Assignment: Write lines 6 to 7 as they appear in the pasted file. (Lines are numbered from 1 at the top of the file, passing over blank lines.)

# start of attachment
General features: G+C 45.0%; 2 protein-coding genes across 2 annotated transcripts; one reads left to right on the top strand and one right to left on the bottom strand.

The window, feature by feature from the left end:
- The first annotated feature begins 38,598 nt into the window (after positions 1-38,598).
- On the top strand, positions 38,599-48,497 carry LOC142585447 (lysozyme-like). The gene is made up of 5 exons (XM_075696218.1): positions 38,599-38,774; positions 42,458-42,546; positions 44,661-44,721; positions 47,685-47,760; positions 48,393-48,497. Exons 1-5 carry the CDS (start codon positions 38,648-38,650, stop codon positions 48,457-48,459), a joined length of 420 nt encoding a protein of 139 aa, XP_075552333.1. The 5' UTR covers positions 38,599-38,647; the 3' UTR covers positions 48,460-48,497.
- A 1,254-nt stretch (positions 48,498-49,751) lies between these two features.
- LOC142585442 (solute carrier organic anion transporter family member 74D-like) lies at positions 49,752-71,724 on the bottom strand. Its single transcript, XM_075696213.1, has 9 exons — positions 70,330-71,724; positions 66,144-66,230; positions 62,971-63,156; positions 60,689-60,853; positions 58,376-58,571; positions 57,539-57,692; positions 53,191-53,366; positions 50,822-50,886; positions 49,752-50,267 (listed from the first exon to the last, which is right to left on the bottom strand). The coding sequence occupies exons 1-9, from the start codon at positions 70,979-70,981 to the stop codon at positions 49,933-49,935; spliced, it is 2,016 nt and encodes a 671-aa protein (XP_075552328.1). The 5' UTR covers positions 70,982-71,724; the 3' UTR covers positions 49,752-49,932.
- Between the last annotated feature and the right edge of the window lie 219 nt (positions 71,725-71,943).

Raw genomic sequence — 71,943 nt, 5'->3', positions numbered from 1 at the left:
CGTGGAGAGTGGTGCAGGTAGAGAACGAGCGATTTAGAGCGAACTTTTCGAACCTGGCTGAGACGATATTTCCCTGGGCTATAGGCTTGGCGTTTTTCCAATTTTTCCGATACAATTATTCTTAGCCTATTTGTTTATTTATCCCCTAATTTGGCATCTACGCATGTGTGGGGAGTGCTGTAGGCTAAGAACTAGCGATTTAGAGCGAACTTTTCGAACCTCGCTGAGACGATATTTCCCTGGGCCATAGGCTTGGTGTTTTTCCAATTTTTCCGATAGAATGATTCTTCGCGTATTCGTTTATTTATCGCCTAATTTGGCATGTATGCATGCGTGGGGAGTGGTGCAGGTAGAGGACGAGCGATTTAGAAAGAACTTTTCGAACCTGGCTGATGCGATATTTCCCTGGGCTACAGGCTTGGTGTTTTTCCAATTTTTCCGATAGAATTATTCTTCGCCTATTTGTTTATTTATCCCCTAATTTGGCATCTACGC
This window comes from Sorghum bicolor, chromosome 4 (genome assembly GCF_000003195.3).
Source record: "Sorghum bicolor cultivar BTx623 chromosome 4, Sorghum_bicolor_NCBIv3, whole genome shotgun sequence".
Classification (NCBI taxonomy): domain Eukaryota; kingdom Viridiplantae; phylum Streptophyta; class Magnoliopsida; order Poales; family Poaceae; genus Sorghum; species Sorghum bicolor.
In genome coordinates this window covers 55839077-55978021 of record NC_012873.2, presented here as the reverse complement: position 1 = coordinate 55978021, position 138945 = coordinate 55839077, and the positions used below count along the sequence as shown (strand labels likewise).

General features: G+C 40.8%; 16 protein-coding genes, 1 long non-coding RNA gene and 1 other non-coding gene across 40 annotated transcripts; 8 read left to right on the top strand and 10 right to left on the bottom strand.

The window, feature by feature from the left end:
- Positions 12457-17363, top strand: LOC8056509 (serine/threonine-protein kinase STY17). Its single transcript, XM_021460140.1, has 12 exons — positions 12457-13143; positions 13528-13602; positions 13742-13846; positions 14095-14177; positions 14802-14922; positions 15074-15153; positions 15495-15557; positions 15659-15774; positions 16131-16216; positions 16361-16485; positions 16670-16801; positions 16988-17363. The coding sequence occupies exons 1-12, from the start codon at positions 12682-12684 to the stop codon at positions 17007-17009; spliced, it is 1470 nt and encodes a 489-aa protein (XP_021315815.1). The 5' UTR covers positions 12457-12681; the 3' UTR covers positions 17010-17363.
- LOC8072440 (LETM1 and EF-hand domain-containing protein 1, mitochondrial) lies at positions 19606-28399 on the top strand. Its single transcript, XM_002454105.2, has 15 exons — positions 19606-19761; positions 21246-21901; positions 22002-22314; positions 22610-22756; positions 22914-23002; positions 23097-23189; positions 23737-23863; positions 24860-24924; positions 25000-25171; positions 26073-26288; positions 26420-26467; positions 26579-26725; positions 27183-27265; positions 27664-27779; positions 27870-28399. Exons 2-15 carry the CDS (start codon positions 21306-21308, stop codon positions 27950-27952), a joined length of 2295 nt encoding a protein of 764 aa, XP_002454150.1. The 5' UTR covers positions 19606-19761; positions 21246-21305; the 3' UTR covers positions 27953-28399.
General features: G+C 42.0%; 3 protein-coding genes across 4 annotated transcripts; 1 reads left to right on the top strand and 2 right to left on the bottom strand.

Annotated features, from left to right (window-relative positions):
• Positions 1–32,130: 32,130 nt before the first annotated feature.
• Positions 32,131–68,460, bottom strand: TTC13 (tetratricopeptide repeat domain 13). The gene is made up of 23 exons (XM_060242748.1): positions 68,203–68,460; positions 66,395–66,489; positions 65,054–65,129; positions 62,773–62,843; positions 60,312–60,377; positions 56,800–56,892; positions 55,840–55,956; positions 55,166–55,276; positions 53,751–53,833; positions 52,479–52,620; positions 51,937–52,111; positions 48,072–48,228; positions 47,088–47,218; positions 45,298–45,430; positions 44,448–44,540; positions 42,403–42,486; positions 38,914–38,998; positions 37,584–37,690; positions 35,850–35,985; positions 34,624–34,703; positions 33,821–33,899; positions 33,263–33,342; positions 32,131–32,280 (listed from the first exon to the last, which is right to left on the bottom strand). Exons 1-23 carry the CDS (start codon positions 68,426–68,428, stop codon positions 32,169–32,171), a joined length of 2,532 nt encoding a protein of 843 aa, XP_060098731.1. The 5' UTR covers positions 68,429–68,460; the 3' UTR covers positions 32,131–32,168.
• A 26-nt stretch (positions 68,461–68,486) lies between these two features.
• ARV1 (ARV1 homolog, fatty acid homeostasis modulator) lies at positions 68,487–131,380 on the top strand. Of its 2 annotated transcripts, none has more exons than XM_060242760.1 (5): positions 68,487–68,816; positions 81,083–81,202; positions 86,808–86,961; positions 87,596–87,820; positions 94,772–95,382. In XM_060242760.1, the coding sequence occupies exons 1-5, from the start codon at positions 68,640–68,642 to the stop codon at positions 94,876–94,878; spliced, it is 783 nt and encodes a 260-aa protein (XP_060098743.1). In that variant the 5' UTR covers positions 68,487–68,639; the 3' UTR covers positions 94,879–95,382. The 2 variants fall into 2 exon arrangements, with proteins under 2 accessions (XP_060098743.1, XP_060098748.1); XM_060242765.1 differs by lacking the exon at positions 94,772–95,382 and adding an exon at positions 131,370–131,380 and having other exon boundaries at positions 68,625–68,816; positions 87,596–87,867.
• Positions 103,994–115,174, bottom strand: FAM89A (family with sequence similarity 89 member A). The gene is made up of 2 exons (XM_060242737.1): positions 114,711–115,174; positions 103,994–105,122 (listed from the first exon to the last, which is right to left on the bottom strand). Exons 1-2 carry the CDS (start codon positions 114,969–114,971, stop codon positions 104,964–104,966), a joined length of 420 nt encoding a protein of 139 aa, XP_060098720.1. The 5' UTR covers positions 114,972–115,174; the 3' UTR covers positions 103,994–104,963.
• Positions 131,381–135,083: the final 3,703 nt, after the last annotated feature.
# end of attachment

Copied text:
- LOC142585442 (solute carrier organic anion transporter family member 74D-like) lies at positions 49,752-71,724 on the bottom strand. Its single transcript, XM_075696213.1, has 9 exons — positions 70,330-71,724; positions 66,144-66,230; positions 62,971-63,156; positions 60,689-60,853; positions 58,376-58,571; positions 57,539-57,692; positions 53,191-53,366; positions 50,822-50,886; positions 49,752-50,267 (listed from the first exon to the last, which is right to left on the bottom strand). The coding sequence occupies exons 1-9, from the start codon at positions 70,979-70,981 to the stop codon at positions 49,933-49,935; spliced, it is 2,016 nt and encodes a 671-aa protein (XP_075552328.1). The 5' UTR covers positions 70,982-71,724; the 3' UTR covers positions 49,752-49,932.
- Between the last annotated feature and the right edge of the window lie 219 nt (positions 71,725-71,943).